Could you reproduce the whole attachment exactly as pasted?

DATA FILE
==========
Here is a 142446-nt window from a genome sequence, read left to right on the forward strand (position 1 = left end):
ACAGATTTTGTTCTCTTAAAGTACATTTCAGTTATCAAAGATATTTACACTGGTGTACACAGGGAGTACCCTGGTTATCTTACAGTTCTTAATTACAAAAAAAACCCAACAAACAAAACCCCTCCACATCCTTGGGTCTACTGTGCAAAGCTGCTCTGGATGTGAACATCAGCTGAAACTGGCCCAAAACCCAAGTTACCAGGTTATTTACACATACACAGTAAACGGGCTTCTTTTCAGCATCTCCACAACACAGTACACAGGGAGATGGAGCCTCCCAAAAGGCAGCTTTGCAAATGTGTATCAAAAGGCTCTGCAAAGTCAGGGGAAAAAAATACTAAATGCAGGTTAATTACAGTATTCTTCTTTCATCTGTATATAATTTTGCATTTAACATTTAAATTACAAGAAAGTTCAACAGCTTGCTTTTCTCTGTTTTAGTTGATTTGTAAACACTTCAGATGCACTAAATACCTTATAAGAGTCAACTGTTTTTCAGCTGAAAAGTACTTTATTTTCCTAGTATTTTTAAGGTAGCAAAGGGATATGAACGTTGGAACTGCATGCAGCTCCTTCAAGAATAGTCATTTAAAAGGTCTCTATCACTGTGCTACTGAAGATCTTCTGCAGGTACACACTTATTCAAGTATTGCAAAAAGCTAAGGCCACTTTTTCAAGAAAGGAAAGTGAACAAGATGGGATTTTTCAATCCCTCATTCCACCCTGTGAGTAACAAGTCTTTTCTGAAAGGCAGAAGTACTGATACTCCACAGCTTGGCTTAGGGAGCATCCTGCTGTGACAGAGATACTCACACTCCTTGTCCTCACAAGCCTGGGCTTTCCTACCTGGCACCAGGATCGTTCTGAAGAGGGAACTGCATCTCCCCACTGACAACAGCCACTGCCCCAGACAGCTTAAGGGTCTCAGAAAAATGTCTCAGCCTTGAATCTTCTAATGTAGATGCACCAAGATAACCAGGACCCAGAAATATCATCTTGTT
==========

Here is a 142446-nt window from a genome sequence, read left to right on the forward strand (position 1 = left end):
ACAGATTTTGTTCTCTTAAAGTACATTTCAGTTATCAAAGATATTTACACTGGTGTACACAGGGAGTACCCTGGTTATCTTACAGTTCTTAATTACAAAAAAAACCCAACAAACAAAACCCCTCCACATCCTTGGGTCTACTGTGCAAAGCTGCTCTGGATGTGAACATCAGCTGAAACTGGCCCAAAACCCAAGTTACCAGGTTATTTACACATACACAGTAAACGGGCTTCTTTTCAGCATCTCCACAACACAGTACACAGGGAGATGGAGCCTCCCAAAAGGCAGCTTTGCAAATGTGTATCAAAAGGCTCTGCAAAGTCAGGGGAAAAAAATACTAAATGCAGGTTAATTACAGTATTCTTCTTTCATCTGTATATAATTTTGCATTTAACATTTAAATTACAAGAAAGTTCAACAGCTTGCTTTTCTCTGTTTTAGTTGATTTGTAAACACTTCAGATGCACTAAATACCTTATAAGAGTCAACTGTTTTTCAGCTGAAAAGTACTTTATTTTCCTAGTATTTTTAAGGTAGCAAAGGGATATGAACGTTGGAACTGCATGCAGCTCCTTCAAGAATAGTCATTTAAAAGGTCTCTATCACTGTGCTACTGAAGATCTTCTGCAGGTACACACTTATTCAAGTATTGCAAAAAGCTAAGGCCACTTTTTCAAGAAAGGAAAGTGAACAAGATGGGATTTTTCAATCCCTCATTCCACCCTGTGAGTAACAAGTCTTTTCTGAAAGGCAGAAGTACTGATACTCCACAGCTTGGCTTAGGGAGCATCCTGCTGTGACAGAGATACTCACACTCCTTGTCCTCACAAGCCTGGGCTTTCCTACCTGGCACCAGGATCGTTCTGAAGAGGGAACTGCATCTCCCCACTGACAACAGCCACTGCCCCAGACAGCTTAAGGGTCTCAGAAAAATGTCTCAGCCTTGAATCTTCTAATGTAGATGCACCAAGATAACCAGGACCCAGAAATATCATCTTGTT